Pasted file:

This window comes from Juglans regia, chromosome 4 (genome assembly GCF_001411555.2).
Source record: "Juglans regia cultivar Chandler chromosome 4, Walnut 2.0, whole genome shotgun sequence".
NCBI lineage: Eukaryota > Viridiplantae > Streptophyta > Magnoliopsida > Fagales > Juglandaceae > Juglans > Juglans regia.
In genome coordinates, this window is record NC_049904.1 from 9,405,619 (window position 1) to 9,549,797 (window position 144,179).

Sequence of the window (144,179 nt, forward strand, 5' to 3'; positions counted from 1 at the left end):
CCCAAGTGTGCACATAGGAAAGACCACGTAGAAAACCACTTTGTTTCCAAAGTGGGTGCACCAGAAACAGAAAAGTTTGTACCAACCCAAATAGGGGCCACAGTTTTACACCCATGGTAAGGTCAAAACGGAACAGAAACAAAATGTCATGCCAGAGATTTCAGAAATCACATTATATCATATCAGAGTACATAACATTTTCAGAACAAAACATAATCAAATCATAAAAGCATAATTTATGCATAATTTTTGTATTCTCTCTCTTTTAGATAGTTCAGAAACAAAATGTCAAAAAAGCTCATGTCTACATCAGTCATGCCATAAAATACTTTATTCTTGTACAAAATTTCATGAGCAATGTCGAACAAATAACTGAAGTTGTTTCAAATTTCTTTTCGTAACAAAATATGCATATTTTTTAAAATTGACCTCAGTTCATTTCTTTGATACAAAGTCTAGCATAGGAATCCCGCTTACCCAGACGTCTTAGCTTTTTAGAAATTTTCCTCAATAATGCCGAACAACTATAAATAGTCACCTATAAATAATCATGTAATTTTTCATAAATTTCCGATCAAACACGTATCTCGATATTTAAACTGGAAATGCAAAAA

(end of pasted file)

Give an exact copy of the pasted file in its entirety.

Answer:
This window comes from Juglans regia, chromosome 4 (genome assembly GCF_001411555.2).
Source record: "Juglans regia cultivar Chandler chromosome 4, Walnut 2.0, whole genome shotgun sequence".
NCBI lineage: Eukaryota > Viridiplantae > Streptophyta > Magnoliopsida > Fagales > Juglandaceae > Juglans > Juglans regia.
In genome coordinates, this window is record NC_049904.1 from 9,405,619 (window position 1) to 9,549,797 (window position 144,179).

Sequence of the window (144,179 nt, forward strand, 5' to 3'; positions counted from 1 at the left end):
CCCAAGTGTGCACATAGGAAAGACCACGTAGAAAACCACTTTGTTTCCAAAGTGGGTGCACCAGAAACAGAAAAGTTTGTACCAACCCAAATAGGGGCCACAGTTTTACACCCATGGTAAGGTCAAAACGGAACAGAAACAAAATGTCATGCCAGAGATTTCAGAAATCACATTATATCATATCAGAGTACATAACATTTTCAGAACAAAACATAATCAAATCATAAAAGCATAATTTATGCATAATTTTTGTATTCTCTCTCTTTTAGATAGTTCAGAAACAAAATGTCAAAAAAGCTCATGTCTACATCAGTCATGCCATAAAATACTTTATTCTTGTACAAAATTTCATGAGCAATGTCGAACAAATAACTGAAGTTGTTTCAAATTTCTTTTCGTAACAAAATATGCATATTTTTTAAAATTGACCTCAGTTCATTTCTTTGATACAAAGTCTAGCATAGGAATCCCGCTTACCCAGACGTCTTAGCTTTTTAGAAATTTTCCTCAATAATGCCGAACAACTATAAATAGTCACCTATAAATAATCATGTAATTTTTCATAAATTTCCGATCAAACACGTATCTCGATATTTAAACTGGAAATGCAAAAA